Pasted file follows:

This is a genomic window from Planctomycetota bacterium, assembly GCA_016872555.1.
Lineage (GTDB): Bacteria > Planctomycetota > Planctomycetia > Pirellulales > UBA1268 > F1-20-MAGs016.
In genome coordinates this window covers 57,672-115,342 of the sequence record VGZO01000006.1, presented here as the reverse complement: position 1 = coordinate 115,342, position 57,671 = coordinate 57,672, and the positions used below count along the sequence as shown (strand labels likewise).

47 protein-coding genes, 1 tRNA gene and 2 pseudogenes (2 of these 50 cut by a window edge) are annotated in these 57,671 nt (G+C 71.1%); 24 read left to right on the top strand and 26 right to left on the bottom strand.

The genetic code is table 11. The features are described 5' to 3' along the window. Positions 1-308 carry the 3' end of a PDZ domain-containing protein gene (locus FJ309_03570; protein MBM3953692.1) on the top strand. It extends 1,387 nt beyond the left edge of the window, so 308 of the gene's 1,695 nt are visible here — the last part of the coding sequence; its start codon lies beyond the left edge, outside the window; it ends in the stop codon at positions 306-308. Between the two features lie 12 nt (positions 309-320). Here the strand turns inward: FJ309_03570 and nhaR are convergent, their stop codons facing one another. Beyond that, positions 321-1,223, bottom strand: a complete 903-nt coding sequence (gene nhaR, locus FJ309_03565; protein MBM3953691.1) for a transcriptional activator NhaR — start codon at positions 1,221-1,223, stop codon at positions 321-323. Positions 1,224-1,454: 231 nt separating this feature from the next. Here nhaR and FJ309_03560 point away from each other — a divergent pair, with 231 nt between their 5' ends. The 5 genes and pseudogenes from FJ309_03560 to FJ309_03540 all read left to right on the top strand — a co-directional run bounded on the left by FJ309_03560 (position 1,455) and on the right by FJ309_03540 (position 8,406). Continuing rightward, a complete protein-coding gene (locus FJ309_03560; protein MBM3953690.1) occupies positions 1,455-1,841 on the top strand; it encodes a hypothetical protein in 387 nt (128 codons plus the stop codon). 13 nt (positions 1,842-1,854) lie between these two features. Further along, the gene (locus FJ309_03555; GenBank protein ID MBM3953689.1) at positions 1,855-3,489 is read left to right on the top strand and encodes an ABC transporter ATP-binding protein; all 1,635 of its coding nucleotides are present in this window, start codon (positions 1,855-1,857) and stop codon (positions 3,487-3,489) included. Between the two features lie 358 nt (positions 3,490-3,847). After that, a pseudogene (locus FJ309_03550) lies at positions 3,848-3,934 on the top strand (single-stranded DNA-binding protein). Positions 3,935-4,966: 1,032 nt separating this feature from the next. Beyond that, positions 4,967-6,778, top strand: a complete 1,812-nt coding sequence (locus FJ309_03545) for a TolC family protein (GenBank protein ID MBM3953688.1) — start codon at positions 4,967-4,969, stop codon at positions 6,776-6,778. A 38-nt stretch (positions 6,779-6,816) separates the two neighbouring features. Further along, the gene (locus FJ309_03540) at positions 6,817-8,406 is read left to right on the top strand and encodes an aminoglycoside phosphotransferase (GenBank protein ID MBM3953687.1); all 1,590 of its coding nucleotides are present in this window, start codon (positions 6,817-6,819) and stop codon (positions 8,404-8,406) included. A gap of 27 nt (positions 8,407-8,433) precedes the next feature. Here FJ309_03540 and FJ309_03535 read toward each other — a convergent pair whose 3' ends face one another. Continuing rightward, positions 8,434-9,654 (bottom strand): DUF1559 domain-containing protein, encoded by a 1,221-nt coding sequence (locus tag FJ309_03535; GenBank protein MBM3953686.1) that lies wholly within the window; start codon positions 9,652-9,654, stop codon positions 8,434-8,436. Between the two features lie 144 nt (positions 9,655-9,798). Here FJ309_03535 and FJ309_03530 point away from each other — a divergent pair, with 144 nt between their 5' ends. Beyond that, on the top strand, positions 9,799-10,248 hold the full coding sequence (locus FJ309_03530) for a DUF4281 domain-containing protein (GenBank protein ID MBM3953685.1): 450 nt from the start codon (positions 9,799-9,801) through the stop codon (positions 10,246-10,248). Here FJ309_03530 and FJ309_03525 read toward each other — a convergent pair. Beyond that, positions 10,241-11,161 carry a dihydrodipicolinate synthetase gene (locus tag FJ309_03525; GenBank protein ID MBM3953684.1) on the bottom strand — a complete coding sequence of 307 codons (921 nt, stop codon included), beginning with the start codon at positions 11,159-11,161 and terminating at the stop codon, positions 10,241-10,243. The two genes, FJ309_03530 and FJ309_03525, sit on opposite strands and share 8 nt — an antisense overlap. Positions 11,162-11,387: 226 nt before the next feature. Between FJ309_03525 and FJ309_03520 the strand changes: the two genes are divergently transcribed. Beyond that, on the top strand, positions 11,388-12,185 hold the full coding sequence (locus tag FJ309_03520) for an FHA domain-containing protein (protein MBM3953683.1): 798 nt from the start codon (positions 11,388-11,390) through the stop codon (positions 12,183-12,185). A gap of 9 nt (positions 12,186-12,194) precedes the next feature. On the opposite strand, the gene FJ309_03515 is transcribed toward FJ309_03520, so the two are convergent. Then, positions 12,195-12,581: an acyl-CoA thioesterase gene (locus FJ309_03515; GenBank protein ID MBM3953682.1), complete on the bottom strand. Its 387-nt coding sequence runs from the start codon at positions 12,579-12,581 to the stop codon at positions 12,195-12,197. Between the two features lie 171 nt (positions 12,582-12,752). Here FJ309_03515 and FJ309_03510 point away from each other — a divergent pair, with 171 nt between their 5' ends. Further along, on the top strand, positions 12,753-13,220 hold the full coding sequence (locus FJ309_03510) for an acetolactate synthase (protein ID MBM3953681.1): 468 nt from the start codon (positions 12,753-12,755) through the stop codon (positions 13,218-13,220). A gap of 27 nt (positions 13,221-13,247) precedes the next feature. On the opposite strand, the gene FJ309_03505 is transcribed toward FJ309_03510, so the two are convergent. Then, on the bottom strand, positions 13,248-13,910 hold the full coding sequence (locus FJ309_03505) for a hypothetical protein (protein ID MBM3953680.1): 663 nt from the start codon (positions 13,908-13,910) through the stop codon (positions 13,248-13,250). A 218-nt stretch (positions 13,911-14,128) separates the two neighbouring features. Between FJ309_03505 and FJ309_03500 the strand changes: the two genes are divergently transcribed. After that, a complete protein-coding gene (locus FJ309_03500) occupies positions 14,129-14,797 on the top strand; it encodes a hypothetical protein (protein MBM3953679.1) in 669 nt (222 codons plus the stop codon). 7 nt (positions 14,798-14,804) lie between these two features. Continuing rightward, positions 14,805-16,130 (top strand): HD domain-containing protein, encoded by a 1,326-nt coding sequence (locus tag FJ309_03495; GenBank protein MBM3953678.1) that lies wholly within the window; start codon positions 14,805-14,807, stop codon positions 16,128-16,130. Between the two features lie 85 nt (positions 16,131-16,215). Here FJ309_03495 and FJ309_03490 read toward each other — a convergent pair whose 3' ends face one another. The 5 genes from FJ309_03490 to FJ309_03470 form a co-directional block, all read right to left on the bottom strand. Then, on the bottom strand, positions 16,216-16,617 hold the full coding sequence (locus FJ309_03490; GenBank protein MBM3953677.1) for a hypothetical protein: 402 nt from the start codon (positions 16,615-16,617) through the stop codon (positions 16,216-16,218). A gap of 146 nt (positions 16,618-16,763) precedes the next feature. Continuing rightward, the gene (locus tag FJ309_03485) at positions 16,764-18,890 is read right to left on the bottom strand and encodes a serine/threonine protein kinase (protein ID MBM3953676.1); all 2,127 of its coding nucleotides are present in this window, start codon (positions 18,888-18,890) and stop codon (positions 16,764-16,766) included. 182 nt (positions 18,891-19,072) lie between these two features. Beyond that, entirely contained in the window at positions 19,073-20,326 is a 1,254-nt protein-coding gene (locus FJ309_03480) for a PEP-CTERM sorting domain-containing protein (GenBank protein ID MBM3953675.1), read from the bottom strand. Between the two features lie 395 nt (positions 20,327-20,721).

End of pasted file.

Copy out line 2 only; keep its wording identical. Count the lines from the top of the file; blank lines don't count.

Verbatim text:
Lineage (GTDB): Bacteria > Planctomycetota > Planctomycetia > Pirellulales > UBA1268 > F1-20-MAGs016.